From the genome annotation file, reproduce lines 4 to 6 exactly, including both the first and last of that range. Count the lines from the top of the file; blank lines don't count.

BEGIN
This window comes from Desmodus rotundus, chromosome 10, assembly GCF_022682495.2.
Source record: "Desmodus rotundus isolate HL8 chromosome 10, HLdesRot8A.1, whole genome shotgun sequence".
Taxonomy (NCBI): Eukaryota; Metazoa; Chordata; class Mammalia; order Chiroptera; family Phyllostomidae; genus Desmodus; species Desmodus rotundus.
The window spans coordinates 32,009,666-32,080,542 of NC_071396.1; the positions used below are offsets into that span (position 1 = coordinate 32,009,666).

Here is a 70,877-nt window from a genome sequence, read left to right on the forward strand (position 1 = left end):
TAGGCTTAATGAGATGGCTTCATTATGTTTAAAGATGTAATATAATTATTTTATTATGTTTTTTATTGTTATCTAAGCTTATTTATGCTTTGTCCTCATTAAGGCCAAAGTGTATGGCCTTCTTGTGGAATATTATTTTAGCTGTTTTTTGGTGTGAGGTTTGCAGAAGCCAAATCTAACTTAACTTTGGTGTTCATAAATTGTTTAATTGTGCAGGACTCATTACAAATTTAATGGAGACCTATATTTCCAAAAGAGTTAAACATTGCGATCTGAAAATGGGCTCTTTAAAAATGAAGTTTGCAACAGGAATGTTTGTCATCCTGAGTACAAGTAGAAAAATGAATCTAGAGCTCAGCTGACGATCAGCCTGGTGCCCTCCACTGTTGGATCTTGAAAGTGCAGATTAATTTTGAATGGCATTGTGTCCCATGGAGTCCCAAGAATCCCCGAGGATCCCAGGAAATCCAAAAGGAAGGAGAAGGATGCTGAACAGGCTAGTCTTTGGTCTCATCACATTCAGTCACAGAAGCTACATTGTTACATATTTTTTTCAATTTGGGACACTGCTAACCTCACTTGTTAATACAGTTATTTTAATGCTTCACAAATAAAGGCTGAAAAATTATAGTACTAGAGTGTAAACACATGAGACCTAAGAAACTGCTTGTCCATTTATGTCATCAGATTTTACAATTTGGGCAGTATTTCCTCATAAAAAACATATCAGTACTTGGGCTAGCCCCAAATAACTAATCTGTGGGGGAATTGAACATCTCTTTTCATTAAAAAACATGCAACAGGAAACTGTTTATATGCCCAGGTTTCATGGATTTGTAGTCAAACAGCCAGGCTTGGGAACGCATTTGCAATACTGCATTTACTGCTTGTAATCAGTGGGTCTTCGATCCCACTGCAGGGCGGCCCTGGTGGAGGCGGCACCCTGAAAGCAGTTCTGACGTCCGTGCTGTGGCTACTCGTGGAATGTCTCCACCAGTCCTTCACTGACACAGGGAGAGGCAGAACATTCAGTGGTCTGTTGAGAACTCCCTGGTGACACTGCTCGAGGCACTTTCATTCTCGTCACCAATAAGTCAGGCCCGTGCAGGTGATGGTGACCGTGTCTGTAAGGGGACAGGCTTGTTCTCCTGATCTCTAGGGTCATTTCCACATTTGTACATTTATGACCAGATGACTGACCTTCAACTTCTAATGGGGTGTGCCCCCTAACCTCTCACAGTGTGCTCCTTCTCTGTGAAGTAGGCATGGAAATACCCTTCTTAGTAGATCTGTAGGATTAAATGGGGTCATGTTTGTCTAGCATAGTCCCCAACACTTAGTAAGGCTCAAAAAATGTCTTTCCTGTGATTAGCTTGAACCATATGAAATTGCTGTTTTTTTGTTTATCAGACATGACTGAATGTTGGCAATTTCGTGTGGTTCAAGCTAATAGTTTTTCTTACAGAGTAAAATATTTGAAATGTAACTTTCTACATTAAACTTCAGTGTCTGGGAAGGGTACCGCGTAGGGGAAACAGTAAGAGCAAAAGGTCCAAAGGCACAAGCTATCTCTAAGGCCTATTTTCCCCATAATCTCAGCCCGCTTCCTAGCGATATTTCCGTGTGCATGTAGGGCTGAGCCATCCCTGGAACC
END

The window spans coordinates 32,009,666-32,080,542 of NC_071396.1; the positions used below are offsets into that span (position 1 = coordinate 32,009,666).

Here is a 70,877-nt window from a genome sequence, read left to right on the forward strand (position 1 = left end):
TAGGCTTAATGAGATGGCTTCATTATGTTTAAAGATGTAATATAATTATTTTATTATGTTTTTTATTGTTATCTAAGCTTATTTATGCTTTGTCCTCATTAAGGCCAAAGTGTATGGCCTTCTTGTGGAATATTATTTTAGCTGTTTTTTGGTGTGAGGTTTGCAGAAGCCAAATCTAACTTAACTTTGGTGTTCATAAATTGTTTAATTGTGCAGGACTCATTACAAATTTAATGGAGACCTATATTTCCAAAAGAGTTAAACATTGCGATCTGAAAATGGGCTCTTTAAAAATGAAGTTTGCAACAGGAATGTTTGTCATCCTGAGTACAAGTAGAAAAATGAATCTAGAGCTCAGCTGACGATCAGCCTGGTGCCCTCCACTGTTGGATCTTGAAAGTGCAGATTAATTTTGAATGGCATTGTGTCCCATGGAGTCCCAAGAATCCCCGAGGATCCCAGGAAATCCAAAAGGAAGGAGAAGGATGCTGAACAGGCTAGTCTTTGGTCTCATCACATTCAGTCACAGAAGCTACATTGTTACATATTTTTTTCAATTTGGGACACTGCTAACCTCACTTGTTAATACAGTTATTTTAATGCTTCACAAATAAAGGCTGAAAAATTATAGTACTAGAGTGTAAACACATGAGACCTAAGAAACTGCTTGTCCATTTATGTCATCAGATTTTACAATTTGGGCAGTATTTCCTCATAAAAAACATATCAGTACTTGGGCTAGCCCCAAATAACTAATCTGTGGGGGAATTGAACATCTCTTTTCATTAAAAAACATGCAACAGGAAACTGTTTATATGCCCAGGTTTCATGGATTTGTAGTCAAACAGCCAGGCTTGGGAACGCATTTGCAATACTGCATTTACTGCTTGTAATCAGTGGGTCTTCGATCCCACTGCAGGGCGGCCCTGGTGGAGGCGGCACCCTGAAAGCAGTTCTGACGTCCGTGCTGTGGCTACTCGTGGAATGTCTCCACCAGTCCTTCACTGACACAGGGAGAGGCAGAACATTCAGTGGTCTGTTGAGAACTCCCTGGTGACACTGCTCGAGGCACTTTCATTCTCGTCACCAATAAGTCAGGCCCGTGCAGGTGATGGTGACCGTGTCTGTAAGGGGACAGGCTTGTTCTCCTGATCTCTAGGGTCATTTCCACATTTGTACATTTATGACCAGATGACTGACCTTCAACTTCTAATGGGGTGTGCCCCCTAACCTCTCACAGTGTGCTCCTTCTCTGTGAAGTAGGCATGGAAATACCCTTCTTAGTAGATCTGTAGGATTAAATGGGGTCATGTTTGTCTAGCATAGTCCCCAACACTTAGTAAGGCTCAAAAAATGTCTTTCCTGTGATTAGCTTGAACCATATGAAATTGCTGTTTTTTTGTTTATCAGACATGACTGAATGTTGGCAATTTCGTGTGGTTCAAGCTAATAGTTTTTCTTACAGAGTAAAATATTTGAAATGTAACTTTCTACATTAAACTTCAGTGTCTGGGAAGGGTACCGCGTAGGGGAAACAGTAAGAGCAAAAGGTCCAAAGGCACAAGCTATCTCTAAGGCCTATTTTCCCCATAATCTCAGCCCGCTTCCTAGCGATATTTCCGTGTGCATGTAGGGCTGAGCCATCCCTGGAACC